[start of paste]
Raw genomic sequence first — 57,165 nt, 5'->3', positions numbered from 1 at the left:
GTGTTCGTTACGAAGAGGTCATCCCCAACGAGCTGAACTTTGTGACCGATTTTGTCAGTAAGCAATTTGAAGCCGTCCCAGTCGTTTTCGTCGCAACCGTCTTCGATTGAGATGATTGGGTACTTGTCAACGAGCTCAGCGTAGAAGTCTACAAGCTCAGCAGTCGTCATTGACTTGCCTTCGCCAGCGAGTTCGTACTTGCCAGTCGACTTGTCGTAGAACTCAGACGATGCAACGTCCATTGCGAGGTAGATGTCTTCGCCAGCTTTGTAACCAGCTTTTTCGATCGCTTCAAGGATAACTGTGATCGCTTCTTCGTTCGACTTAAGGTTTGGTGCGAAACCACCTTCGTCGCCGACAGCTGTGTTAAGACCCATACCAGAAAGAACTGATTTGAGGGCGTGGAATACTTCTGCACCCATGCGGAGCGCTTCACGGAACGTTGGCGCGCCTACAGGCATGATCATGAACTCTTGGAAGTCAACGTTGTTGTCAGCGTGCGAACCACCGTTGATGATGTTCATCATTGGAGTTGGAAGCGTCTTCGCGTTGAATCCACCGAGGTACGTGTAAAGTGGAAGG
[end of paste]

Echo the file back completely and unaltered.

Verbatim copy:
Raw genomic sequence first — 57,165 nt, 5'->3', positions numbered from 1 at the left:
GTGTTCGTTACGAAGAGGTCATCCCCAACGAGCTGAACTTTGTGACCGATTTTGTCAGTAAGCAATTTGAAGCCGTCCCAGTCGTTTTCGTCGCAACCGTCTTCGATTGAGATGATTGGGTACTTGTCAACGAGCTCAGCGTAGAAGTCTACAAGCTCAGCAGTCGTCATTGACTTGCCTTCGCCAGCGAGTTCGTACTTGCCAGTCGACTTGTCGTAGAACTCAGACGATGCAACGTCCATTGCGAGGTAGATGTCTTCGCCAGCTTTGTAACCAGCTTTTTCGATCGCTTCAAGGATAACTGTGATCGCTTCTTCGTTCGACTTAAGGTTTGGTGCGAAACCACCTTCGTCGCCGACAGCTGTGTTAAGACCCATACCAGAAAGAACTGATTTGAGGGCGTGGAATACTTCTGCACCCATGCGGAGCGCTTCACGGAACGTTGGCGCGCCTACAGGCATGATCATGAACTCTTGGAAGTCAACGTTGTTGTCAGCGTGCGAACCACCGTTGATGATGTTCATCATTGGAGTTGGAAGCGTCTTCGCGTTGAATCCACCGAGGTACGTGTAAAGTGGAAGG